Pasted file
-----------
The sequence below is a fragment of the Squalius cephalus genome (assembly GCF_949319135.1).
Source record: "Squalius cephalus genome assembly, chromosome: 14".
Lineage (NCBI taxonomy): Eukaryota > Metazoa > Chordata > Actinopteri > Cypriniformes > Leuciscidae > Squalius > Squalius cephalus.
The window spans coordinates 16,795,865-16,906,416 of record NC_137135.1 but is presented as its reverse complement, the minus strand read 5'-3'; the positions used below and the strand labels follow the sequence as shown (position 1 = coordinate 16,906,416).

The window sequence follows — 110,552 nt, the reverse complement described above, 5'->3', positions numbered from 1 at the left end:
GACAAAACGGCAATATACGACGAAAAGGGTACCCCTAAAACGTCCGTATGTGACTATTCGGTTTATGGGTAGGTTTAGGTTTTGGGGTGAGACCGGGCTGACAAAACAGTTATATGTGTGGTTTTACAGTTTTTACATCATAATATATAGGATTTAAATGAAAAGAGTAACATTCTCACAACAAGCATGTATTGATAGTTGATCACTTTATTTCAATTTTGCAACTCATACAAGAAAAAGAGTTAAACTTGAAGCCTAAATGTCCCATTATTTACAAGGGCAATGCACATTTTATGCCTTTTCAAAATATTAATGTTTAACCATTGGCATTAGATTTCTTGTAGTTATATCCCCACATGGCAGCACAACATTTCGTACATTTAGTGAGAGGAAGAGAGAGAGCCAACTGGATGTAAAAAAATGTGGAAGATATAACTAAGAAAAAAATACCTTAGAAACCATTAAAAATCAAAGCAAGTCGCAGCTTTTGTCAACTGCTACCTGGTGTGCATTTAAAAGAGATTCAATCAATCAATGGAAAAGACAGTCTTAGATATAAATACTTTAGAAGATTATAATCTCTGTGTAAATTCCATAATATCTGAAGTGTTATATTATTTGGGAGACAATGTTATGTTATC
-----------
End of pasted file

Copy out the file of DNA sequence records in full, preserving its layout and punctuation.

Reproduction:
The sequence below is a fragment of the Squalius cephalus genome (assembly GCF_949319135.1).
Source record: "Squalius cephalus genome assembly, chromosome: 14".
Lineage (NCBI taxonomy): Eukaryota > Metazoa > Chordata > Actinopteri > Cypriniformes > Leuciscidae > Squalius > Squalius cephalus.
The window spans coordinates 16,795,865-16,906,416 of record NC_137135.1 but is presented as its reverse complement, the minus strand read 5'-3'; the positions used below and the strand labels follow the sequence as shown (position 1 = coordinate 16,906,416).

The window sequence follows — 110,552 nt, the reverse complement described above, 5'->3', positions numbered from 1 at the left end:
GACAAAACGGCAATATACGACGAAAAGGGTACCCCTAAAACGTCCGTATGTGACTATTCGGTTTATGGGTAGGTTTAGGTTTTGGGGTGAGACCGGGCTGACAAAACAGTTATATGTGTGGTTTTACAGTTTTTACATCATAATATATAGGATTTAAATGAAAAGAGTAACATTCTCACAACAAGCATGTATTGATAGTTGATCACTTTATTTCAATTTTGCAACTCATACAAGAAAAAGAGTTAAACTTGAAGCCTAAATGTCCCATTATTTACAAGGGCAATGCACATTTTATGCCTTTTCAAAATATTAATGTTTAACCATTGGCATTAGATTTCTTGTAGTTATATCCCCACATGGCAGCACAACATTTCGTACATTTAGTGAGAGGAAGAGAGAGAGCCAACTGGATGTAAAAAAATGTGGAAGATATAACTAAGAAAAAAATACCTTAGAAACCATTAAAAATCAAAGCAAGTCGCAGCTTTTGTCAACTGCTACCTGGTGTGCATTTAAAAGAGATTCAATCAATCAATGGAAAAGACAGTCTTAGATATAAATACTTTAGAAGATTATAATCTCTGTGTAAATTCCATAATATCTGAAGTGTTATATTATTTGGGAGACAATGTTATGTTATC